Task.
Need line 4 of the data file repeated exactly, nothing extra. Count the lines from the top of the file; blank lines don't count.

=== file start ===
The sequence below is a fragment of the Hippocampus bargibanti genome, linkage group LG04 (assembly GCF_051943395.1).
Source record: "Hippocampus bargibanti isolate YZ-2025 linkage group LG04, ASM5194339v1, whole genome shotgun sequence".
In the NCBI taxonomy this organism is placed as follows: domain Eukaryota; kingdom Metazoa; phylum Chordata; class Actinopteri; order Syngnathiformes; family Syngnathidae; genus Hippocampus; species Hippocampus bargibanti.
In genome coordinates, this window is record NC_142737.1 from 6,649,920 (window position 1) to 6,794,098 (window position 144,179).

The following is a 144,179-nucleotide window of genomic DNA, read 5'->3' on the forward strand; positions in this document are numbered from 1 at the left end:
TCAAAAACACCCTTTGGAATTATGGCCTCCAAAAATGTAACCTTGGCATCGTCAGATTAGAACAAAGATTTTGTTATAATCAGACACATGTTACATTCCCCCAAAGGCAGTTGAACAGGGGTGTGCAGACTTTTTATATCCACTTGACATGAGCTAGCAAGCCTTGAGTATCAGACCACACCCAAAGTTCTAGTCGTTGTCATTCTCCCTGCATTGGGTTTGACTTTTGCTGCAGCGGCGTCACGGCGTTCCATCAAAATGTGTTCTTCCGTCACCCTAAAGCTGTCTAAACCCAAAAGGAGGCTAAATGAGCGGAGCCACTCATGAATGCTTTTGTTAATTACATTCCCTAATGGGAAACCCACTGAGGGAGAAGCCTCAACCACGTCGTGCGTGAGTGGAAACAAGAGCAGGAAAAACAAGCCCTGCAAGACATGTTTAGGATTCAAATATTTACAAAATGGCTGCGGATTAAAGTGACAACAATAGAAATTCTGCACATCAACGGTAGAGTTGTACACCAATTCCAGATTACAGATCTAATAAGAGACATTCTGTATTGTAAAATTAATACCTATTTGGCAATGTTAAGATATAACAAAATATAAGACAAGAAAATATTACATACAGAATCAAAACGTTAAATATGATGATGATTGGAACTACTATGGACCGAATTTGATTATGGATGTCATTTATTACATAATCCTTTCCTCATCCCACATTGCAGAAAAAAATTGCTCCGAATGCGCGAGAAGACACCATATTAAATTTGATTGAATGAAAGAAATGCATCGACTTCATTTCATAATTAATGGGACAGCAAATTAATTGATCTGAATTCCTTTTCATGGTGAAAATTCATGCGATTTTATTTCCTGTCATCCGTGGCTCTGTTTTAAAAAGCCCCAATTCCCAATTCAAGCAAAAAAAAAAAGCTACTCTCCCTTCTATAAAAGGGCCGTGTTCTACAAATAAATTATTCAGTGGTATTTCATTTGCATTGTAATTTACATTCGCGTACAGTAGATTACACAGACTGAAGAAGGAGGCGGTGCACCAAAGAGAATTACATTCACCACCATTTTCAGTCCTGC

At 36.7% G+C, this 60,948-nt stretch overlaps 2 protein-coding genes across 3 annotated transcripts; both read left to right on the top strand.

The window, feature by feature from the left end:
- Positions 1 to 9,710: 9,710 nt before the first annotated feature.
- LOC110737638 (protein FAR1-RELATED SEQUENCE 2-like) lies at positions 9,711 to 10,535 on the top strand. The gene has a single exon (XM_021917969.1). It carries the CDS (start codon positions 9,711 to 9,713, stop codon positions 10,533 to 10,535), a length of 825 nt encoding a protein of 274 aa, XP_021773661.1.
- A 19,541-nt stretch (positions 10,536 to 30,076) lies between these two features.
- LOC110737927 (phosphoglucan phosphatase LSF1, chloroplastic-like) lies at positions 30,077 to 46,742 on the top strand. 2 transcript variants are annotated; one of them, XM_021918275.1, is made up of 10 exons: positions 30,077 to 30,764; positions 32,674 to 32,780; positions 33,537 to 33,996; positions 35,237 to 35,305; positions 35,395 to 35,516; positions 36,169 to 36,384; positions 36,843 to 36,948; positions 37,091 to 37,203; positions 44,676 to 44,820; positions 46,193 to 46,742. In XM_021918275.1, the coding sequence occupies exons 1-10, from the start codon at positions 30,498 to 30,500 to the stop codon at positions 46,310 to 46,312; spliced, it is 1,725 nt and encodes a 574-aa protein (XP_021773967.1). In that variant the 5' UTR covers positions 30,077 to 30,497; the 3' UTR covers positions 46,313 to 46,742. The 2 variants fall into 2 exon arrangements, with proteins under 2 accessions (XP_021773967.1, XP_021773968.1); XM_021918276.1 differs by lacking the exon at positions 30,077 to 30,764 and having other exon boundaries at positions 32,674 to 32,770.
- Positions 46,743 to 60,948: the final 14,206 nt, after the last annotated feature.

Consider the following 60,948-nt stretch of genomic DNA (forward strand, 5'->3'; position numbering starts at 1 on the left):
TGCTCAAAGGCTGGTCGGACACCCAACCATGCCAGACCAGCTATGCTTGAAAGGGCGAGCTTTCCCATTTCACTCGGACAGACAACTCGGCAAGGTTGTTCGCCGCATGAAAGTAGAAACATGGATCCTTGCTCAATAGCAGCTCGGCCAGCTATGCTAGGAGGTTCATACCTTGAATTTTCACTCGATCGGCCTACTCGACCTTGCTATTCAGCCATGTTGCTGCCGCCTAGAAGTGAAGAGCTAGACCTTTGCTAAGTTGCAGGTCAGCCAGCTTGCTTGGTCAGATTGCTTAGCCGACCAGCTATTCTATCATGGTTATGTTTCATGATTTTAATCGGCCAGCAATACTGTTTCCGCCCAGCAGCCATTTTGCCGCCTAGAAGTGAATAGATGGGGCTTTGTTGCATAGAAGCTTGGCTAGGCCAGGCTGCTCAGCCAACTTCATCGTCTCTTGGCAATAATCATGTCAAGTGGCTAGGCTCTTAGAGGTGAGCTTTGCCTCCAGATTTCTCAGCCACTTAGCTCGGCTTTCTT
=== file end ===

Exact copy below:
In genome coordinates, this window is record NC_142737.1 from 6,649,920 (window position 1) to 6,794,098 (window position 144,179).